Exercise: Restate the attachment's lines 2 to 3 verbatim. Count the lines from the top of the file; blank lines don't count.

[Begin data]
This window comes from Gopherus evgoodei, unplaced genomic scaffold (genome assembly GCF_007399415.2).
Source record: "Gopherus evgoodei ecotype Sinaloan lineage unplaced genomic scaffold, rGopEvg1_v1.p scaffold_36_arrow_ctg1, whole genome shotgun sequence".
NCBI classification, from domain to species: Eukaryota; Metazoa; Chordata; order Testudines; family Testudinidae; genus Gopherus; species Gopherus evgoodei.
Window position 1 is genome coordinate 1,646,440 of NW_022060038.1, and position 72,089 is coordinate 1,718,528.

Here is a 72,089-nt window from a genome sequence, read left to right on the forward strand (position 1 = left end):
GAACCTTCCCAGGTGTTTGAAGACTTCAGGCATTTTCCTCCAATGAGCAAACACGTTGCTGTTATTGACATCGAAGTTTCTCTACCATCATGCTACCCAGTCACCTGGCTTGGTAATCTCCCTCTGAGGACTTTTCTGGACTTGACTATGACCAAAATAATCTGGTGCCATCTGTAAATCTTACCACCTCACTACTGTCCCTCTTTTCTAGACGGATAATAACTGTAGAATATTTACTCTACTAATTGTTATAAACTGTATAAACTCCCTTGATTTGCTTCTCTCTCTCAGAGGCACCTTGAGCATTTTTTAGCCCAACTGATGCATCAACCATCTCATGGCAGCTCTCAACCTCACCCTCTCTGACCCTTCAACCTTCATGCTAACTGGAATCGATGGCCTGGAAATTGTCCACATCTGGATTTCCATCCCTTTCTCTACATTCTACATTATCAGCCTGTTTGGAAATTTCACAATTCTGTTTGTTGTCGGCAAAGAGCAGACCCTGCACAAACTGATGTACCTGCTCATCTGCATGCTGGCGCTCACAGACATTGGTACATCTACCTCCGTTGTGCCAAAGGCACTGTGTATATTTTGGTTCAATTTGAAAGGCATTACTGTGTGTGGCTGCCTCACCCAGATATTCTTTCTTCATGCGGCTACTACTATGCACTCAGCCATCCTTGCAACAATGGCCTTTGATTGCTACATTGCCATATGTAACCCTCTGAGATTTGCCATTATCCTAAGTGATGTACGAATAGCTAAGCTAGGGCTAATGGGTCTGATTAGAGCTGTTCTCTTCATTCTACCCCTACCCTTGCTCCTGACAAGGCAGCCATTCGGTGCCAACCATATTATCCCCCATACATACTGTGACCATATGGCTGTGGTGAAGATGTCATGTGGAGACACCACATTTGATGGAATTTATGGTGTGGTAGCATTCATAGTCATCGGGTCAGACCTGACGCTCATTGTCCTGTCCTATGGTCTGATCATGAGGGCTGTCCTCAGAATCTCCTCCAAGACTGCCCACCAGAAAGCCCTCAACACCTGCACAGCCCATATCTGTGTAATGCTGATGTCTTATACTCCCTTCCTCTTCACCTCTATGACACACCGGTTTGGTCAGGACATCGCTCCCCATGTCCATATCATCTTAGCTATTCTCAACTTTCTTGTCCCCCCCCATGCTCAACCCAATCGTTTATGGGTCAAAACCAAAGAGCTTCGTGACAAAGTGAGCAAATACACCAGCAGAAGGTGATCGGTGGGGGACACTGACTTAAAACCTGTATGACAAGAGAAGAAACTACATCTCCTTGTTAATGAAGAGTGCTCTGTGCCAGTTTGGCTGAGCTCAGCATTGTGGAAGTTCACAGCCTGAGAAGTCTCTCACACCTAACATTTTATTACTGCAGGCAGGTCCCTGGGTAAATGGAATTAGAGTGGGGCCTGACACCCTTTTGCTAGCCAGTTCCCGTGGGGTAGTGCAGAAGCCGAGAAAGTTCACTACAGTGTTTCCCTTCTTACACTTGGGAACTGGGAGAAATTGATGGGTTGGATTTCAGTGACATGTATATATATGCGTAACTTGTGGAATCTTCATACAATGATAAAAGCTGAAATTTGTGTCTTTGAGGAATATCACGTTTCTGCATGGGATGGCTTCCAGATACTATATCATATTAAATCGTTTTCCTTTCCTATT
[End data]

Source record: "Gopherus evgoodei ecotype Sinaloan lineage unplaced genomic scaffold, rGopEvg1_v1.p scaffold_36_arrow_ctg1, whole genome shotgun sequence".
NCBI classification, from domain to species: Eukaryota; Metazoa; Chordata; order Testudines; family Testudinidae; genus Gopherus; species Gopherus evgoodei.